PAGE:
Rheumatoid Arthritis and Exercise
A regular exercise routine will help improve an overall sense of well-being in people with rheumatoid arthritis. The three types of exercises that are best for people with rheumatoid arthritis are range-of-motion exercises (or dance), strengthening exercises (or weight training), and aerobic or endurance exercises (which can include bicycle riding). It is important to talk with your doctor and other healthcare providers about the exercise options that are right for you.
An Overview of Exercise and Rheumatoid Arthritis
Exercise is a very important part of any treatment program for rheumatoid arthritis. Exercise is important for maintaining healthy and strong muscles, preserving joint mobility, and maintaining flexibility. Exercise can also help people sleep well, reduce pain, maintain a positive attitude, and lose weight. The amount and form of exercise recommended for each individual will vary depending on:
- Which joints are involved
- The amount of inflammation
- How stable the joints are
- Whether a joint replacement procedure has been done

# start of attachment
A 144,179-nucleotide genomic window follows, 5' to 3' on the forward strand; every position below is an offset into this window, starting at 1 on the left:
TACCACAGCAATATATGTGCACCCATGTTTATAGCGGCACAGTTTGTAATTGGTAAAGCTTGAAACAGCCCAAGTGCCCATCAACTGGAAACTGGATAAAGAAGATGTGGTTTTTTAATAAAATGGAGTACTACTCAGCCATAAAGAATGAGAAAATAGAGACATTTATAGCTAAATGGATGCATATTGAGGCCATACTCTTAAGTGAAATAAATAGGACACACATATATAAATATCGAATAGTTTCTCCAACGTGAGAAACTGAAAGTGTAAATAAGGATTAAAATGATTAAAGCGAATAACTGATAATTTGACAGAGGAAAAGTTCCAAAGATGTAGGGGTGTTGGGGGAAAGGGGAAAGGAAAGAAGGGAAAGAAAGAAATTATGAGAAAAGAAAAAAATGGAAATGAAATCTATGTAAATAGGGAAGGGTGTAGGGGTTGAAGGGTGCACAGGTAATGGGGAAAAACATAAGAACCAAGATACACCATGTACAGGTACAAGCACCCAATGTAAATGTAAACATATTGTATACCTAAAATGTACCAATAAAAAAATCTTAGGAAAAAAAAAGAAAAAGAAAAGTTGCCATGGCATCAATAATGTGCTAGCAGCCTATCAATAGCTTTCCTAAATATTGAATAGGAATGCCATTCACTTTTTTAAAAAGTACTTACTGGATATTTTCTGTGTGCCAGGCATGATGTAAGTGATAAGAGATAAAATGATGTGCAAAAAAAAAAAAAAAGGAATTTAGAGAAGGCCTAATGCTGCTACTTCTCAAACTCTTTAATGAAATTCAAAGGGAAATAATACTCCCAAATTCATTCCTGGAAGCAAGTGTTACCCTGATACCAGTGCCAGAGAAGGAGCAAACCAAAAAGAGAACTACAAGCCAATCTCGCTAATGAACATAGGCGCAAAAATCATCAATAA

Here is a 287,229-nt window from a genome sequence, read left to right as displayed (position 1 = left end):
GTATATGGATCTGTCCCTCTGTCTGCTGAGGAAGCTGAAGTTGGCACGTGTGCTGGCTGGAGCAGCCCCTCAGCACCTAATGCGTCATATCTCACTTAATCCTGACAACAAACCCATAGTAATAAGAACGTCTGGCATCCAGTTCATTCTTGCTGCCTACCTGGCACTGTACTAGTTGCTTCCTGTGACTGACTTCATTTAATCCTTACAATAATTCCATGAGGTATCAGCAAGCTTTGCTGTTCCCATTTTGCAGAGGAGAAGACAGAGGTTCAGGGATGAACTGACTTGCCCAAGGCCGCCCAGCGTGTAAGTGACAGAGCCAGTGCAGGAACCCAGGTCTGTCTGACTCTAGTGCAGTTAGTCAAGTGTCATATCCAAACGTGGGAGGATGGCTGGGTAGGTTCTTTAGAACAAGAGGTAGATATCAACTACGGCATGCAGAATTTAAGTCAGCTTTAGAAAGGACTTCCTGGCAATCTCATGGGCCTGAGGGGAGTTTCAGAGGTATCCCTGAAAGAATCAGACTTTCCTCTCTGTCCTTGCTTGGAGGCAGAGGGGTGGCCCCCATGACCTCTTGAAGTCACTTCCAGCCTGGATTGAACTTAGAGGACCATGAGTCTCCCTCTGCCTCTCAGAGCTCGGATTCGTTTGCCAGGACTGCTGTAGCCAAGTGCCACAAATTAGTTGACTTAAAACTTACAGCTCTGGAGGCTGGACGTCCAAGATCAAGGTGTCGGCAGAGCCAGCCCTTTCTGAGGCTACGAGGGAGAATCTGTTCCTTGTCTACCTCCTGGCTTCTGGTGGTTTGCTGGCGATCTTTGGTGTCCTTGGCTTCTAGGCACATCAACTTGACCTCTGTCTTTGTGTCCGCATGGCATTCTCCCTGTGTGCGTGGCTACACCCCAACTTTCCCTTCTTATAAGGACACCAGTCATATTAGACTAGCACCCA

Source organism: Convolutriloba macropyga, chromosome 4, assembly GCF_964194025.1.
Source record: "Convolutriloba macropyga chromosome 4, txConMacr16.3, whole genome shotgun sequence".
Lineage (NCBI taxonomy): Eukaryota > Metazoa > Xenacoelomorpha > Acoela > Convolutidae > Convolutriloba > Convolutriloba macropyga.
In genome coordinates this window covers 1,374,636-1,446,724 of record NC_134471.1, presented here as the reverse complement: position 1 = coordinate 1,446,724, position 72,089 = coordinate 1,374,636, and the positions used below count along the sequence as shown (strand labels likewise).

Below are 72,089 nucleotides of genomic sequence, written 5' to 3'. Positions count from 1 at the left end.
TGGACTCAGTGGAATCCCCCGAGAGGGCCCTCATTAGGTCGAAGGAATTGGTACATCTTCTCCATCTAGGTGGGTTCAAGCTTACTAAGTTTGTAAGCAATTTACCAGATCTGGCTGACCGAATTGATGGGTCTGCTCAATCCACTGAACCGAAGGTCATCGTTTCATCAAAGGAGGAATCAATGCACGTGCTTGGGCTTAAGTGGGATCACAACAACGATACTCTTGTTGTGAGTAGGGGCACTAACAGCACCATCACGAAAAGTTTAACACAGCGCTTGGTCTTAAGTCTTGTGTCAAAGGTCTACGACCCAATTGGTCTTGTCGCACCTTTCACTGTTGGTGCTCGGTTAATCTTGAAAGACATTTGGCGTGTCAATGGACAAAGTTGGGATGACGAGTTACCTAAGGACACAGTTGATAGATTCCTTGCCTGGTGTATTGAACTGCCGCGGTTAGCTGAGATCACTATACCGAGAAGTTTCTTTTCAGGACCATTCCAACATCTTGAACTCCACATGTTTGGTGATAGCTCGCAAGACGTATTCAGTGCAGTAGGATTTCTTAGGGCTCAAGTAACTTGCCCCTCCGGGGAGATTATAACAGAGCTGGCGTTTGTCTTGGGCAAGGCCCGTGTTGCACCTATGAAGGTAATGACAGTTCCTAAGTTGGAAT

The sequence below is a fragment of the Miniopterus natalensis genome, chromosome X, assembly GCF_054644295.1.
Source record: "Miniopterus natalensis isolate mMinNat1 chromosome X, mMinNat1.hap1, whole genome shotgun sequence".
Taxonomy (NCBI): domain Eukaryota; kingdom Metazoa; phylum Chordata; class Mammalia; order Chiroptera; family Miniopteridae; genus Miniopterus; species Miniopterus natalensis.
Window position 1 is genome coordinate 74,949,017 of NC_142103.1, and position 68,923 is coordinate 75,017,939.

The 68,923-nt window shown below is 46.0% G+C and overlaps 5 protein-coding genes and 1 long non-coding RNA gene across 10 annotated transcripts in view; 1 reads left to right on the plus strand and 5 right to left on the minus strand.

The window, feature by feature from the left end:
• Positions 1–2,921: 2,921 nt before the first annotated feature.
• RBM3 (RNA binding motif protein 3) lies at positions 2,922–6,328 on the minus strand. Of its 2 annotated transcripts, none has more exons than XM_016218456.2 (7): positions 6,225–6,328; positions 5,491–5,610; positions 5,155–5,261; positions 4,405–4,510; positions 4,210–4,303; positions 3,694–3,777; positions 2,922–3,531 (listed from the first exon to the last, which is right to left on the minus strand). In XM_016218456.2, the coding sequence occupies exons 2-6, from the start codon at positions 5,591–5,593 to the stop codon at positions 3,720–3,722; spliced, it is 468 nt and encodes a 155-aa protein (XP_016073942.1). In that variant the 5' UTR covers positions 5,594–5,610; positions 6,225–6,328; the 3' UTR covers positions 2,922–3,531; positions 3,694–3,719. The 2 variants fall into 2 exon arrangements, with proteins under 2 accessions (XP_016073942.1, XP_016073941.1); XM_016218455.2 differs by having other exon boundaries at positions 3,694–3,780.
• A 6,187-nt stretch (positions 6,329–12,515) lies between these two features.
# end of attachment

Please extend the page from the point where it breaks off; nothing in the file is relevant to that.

- The person's physical abilities, limitations, and changing needs.
Exercise is one part of a comprehensive rheumatoid arthritis treatment plan. Other parts of a person's treatment plan may include rest and relaxation, proper diet, medication, and instruction about proper use of joints and ways to conserve energy, as well as the use of pain relief methods.
Types of Exercise Most Suitable for People With Rheumatoid Arthritis
There are three types of exercises that are best for people with rheumatoid arthritis:
- Range-of-motion exercises (e.g., dance) help maintain normal joint movement and relieve stiffness. This type of exercise helps maintain or increase flexibility.
- Strengthening exercises (e.g., weight training) help keep or increase muscle strength. Strong muscles help support and protect joints affected by rheumatoid arthritis.
- Aerobic or endurance exercises (e.g., bicycle riding) improve cardiovascular fitness, help control weight, and improve overall function. Weight control can be important to people who have rheumatoid arthritis because extra weight puts extra pressure on many joints. Some studies show that aerobic exercise can reduce inflammation in some joints.
Most health clubs and community centers offer exercise programs for people with physical limitations.